There are a number of other problems in the IAEA reports on Iran: For example, the agency keeps saying that it cannot "provide credible assurance about the absence of undeclared nuclear material and activities in Iran" or that “all nuclear material in Iran is in peaceful activities.” But the agency cannot be expected to do this – that is not its job. Pierre Goldschmidt, the former deputy director of Safeguards at the IAEA summed it up well: "The Department of Safeguards doesn’t have the legal authority it needs to fulfill its mandate and to provide the assurances the international community is expecting.”
In fact, not only is it legally problematic to fulfill such a verification, it is a logical impossibility: The agency cannot prove the absence of something. There can always be somewhere in Iran where the IAEA has not looked. In fact, no one can reasonably task the IAEA to prove a negative in any country, whether it be in Brazil, Argentina, or the 49 other nations for which it is evaluating the absence of undeclared nuclear activity.
The most sensible way to wind down the impasse with Iran now is to recognize that although Iran may have been non-compliant with the IAEA in the past, it is in full compliance with its safeguards agreement now: The nation is not diverting any declared nuclear material to any weapons program. The IAEA has verified this every year since it began monitoring Iran’s program. Hounding Iran about possible activities it may or may not have done years or even decades ago – especially if some of the allegations are possible hoaxes – is not going to solve anything.
As for the graph, let's be perfectly honest: Much more involved computational research into nuclear weaponry has been going on in other NPT non-nuclear weapon states. For instance, at a military institute in Brazil a doctoral thesis was recently written on “Numerical Simulation of Thermonuclear Detonations in Fission-Fusion Hybrids Imploded by Radiation.” The amateurish and incorrect “Iranian” graph, even if authenticated, pales in comparison to that serious computation research into nuclear weaponry. If the world community wants the non-proliferation regime to survive it will have to insist on greater consistency in the application of international laws.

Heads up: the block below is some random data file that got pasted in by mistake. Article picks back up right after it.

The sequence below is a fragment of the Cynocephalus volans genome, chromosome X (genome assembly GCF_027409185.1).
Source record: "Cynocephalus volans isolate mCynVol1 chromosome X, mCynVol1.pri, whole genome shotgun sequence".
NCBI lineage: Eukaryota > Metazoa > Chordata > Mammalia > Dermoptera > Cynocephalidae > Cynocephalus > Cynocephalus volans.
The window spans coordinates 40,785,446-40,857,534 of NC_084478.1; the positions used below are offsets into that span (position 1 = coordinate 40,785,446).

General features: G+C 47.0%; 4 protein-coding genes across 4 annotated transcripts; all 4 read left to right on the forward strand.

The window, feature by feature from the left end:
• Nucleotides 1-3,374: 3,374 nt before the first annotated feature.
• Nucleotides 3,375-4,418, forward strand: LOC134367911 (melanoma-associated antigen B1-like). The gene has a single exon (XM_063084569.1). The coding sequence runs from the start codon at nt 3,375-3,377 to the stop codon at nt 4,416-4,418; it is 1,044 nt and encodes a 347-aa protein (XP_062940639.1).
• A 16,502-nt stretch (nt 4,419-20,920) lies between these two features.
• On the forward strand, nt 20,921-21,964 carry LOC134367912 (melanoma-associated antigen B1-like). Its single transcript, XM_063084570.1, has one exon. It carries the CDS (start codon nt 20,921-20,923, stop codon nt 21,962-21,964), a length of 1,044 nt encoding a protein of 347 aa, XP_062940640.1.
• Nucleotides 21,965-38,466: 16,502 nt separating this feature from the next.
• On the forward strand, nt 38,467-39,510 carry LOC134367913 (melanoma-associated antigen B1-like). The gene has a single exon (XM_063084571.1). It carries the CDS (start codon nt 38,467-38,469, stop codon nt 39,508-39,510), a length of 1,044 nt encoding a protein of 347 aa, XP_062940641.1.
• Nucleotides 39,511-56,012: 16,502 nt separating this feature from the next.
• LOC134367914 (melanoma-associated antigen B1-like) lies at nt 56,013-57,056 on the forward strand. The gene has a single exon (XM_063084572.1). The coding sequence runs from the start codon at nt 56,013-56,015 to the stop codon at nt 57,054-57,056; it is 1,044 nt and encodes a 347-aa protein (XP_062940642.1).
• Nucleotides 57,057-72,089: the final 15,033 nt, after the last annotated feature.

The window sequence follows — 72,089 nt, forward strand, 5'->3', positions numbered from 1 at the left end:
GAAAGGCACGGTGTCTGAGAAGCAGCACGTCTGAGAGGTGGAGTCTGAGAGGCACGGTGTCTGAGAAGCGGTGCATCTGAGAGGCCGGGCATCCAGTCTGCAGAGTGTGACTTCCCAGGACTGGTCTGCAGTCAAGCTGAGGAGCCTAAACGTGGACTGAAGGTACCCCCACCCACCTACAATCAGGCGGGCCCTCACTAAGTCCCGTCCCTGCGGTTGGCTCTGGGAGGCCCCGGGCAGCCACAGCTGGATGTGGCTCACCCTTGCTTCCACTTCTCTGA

In another instance, although Iran, Egpyt, South Korea, and Libya were all found non-compliant in the past, only Iran was referred to the UN Security Council. Again, Pierre Goldschmidt captured it well: "The actions taken by the [IAEA] board in each case were inconsistent and, if they go uncorrected, will create unfortunate precedents.”
The leaked “Iranian” graph doesn’t bolster the IAEA’s case against Iran – it undermines it. The IAEA is rapidly losing credibility. It should stick to its technical mission of nuclear materials accountancy and call off the wild goose chase in Iran.
Yousaf Butt, a nuclear physicist, is professor and scientist-in-residence at the Monterey Institute of International Studies. The views expressed are his own.